South Australia's former Labor government could be rightly proud of its achievements during 16 years in office but must also acknowledge its failures, Opposition Leader Peter Malinauskas says.
Mr Malinauskas says no-one can deny the party's successes while in government, such as the development of its world-leading energy policy, its efforts to introduce economic and social reforms and to create and protect jobs.
But he says it remains a fact Labor lost the March election and it would be "intellectually dishonest" to deny the failures that occurred on its watch.
He singled out the Oakden nursing home scandal and problems with child protection and in the TAFE sector as areas where Labor "let people down".
"In order to be proud about what we did right, we must be honest about what we did wrong," Mr Malinauskas told the party's state conference on Saturday, the first since its election defeat.
He also told the conference he remains confident in the ability of his team to return the party to government at the next election, arguing it "lines up well" with the government.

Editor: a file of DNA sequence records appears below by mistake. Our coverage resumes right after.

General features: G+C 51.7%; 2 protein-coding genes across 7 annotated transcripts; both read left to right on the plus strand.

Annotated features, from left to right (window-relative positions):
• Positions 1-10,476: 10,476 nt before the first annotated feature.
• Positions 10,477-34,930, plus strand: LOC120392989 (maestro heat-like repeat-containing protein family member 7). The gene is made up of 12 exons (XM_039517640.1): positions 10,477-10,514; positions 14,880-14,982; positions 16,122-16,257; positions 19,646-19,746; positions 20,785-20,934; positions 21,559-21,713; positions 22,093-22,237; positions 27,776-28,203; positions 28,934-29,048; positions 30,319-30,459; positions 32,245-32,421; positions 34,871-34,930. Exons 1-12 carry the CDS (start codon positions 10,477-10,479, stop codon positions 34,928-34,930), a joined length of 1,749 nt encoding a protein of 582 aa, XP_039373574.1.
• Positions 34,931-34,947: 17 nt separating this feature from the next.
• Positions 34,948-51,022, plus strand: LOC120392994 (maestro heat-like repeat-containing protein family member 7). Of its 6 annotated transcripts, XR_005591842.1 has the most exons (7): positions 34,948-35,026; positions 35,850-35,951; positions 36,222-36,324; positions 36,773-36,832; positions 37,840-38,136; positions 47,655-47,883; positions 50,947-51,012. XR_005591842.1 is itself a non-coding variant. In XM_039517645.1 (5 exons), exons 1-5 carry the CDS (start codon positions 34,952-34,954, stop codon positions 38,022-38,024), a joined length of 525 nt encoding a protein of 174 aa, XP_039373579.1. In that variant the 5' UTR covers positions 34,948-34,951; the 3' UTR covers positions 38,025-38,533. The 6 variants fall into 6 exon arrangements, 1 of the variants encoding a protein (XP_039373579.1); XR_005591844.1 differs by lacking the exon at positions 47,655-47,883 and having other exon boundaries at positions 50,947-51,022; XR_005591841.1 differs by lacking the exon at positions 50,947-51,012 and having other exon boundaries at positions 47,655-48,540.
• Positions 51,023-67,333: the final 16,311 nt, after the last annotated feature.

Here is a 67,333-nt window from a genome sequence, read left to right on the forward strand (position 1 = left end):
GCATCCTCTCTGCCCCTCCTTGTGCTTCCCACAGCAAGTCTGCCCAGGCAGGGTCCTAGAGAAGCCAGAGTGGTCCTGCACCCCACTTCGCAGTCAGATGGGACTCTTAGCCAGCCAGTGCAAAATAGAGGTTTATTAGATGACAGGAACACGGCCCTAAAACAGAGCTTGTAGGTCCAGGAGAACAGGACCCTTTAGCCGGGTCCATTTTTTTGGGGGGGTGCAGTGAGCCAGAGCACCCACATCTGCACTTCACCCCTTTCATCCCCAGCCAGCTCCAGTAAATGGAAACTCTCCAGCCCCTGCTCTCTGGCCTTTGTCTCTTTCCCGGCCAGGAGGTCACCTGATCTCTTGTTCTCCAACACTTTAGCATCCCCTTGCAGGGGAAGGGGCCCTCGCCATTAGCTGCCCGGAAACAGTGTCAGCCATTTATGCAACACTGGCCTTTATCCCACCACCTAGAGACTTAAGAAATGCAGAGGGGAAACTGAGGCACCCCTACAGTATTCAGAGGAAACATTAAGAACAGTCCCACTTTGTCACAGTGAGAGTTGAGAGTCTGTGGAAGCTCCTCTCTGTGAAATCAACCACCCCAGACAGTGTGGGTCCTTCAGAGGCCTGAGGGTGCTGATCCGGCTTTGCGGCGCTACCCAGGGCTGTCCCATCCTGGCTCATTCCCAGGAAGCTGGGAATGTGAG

But he said it would be Labor's willingness to listen to what voters wanted and to respond with the right ideas that would hold the key to success.
In SA's four-year election cycle, he said Labor would use the first two years to listen to and connect with voters.
It would use the third and fourth years to develop and deliver policies ahead of the 2022 poll.
"It's a pretty simple plan," he said.
"Our inspiration comes from what we seek to achieve from the society in which we live."
Mr Malinauskas said Labor would work to return a greater level of fairness to ensure, at a time when the economy was strong and profits rising, that everyone shared in the rewards.
"We in Labor believe that we must have a growing economy in order to be able to deliver a fair society," he said.
"We believe that growing prosperity should deliver for everyone."